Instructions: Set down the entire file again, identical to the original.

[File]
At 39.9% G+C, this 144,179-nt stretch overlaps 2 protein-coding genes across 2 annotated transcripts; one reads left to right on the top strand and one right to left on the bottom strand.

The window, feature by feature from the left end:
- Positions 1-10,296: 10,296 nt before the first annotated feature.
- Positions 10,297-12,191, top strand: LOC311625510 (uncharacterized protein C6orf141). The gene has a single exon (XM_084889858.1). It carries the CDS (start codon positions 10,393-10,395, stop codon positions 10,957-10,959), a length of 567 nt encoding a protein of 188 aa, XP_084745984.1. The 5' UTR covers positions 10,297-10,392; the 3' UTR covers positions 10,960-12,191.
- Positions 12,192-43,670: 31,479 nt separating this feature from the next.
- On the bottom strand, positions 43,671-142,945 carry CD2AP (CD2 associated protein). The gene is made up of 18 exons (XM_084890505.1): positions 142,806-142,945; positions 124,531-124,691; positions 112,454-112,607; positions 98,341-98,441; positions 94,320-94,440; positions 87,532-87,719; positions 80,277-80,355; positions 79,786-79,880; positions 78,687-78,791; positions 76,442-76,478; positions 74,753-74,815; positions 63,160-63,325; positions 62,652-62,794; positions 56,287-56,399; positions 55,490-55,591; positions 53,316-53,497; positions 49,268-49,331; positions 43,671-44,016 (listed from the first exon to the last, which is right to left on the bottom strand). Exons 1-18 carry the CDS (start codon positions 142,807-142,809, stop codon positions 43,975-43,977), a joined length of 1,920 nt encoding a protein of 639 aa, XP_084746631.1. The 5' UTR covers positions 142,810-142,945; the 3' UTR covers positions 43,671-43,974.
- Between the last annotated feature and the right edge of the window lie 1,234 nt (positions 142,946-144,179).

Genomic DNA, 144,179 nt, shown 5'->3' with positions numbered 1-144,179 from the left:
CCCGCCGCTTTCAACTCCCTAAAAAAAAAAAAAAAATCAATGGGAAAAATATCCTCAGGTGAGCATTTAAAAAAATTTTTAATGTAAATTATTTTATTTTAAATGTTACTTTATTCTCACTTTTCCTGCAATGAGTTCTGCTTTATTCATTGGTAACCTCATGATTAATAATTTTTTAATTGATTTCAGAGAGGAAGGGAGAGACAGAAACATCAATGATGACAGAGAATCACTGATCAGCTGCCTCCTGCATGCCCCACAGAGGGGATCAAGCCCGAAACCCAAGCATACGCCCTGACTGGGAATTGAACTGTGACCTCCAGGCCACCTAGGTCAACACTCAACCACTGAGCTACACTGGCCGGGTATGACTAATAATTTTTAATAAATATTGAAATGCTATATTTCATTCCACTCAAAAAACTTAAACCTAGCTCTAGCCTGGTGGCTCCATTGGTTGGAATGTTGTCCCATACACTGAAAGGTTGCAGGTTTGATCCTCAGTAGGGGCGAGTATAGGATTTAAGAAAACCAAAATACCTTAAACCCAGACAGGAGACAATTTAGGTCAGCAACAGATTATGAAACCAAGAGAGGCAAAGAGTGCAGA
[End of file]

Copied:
At 39.9% G+C, this 144,179-nt stretch overlaps 2 protein-coding genes across 2 annotated transcripts; one reads left to right on the top strand and one right to left on the bottom strand.

The window, feature by feature from the left end:
- Positions 1-10,296: 10,296 nt before the first annotated feature.
- Positions 10,297-12,191, top strand: LOC311625510 (uncharacterized protein C6orf141). The gene has a single exon (XM_084889858.1). It carries the CDS (start codon positions 10,393-10,395, stop codon positions 10,957-10,959), a length of 567 nt encoding a protein of 188 aa, XP_084745984.1. The 5' UTR covers positions 10,297-10,392; the 3' UTR covers positions 10,960-12,191.
- Positions 12,192-43,670: 31,479 nt separating this feature from the next.
- On the bottom strand, positions 43,671-142,945 carry CD2AP (CD2 associated protein). The gene is made up of 18 exons (XM_084890505.1): positions 142,806-142,945; positions 124,531-124,691; positions 112,454-112,607; positions 98,341-98,441; positions 94,320-94,440; positions 87,532-87,719; positions 80,277-80,355; positions 79,786-79,880; positions 78,687-78,791; positions 76,442-76,478; positions 74,753-74,815; positions 63,160-63,325; positions 62,652-62,794; positions 56,287-56,399; positions 55,490-55,591; positions 53,316-53,497; positions 49,268-49,331; positions 43,671-44,016 (listed from the first exon to the last, which is right to left on the bottom strand). Exons 1-18 carry the CDS (start codon positions 142,807-142,809, stop codon positions 43,975-43,977), a joined length of 1,920 nt encoding a protein of 639 aa, XP_084746631.1. The 5' UTR covers positions 142,810-142,945; the 3' UTR covers positions 43,671-43,974.
- Between the last annotated feature and the right edge of the window lie 1,234 nt (positions 142,946-144,179).

Genomic DNA, 144,179 nt, shown 5'->3' with positions numbered 1-144,179 from the left:
CCCGCCGCTTTCAACTCCCTAAAAAAAAAAAAAAAATCAATGGGAAAAATATCCTCAGGTGAGCATTTAAAAAAATTTTTAATGTAAATTATTTTATTTTAAATGTTACTTTATTCTCACTTTTCCTGCAATGAGTTCTGCTTTATTCATTGGTAACCTCATGATTAATAATTTTTTAATTGATTTCAGAGAGGAAGGGAGAGACAGAAACATCAATGATGACAGAGAATCACTGATCAGCTGCCTCCTGCATGCCCCACAGAGGGGATCAAGCCCGAAACCCAAGCATACGCCCTGACTGGGAATTGAACTGTGACCTCCAGGCCACCTAGGTCAACACTCAACCACTGAGCTACACTGGCCGGGTATGACTAATAATTTTTAATAAATATTGAAATGCTATATTTCATTCCACTCAAAAAACTTAAACCTAGCTCTAGCCTGGTGGCTCCATTGGTTGGAATGTTGTCCCATACACTGAAAGGTTGCAGGTTTGATCCTCAGTAGGGGCGAGTATAGGATTTAAGAAAACCAAAATACCTTAAACCCAGACAGGAGACAATTTAGGTCAGCAACAGATTATGAAACCAAGAGAGGCAAAGAGTGCAGA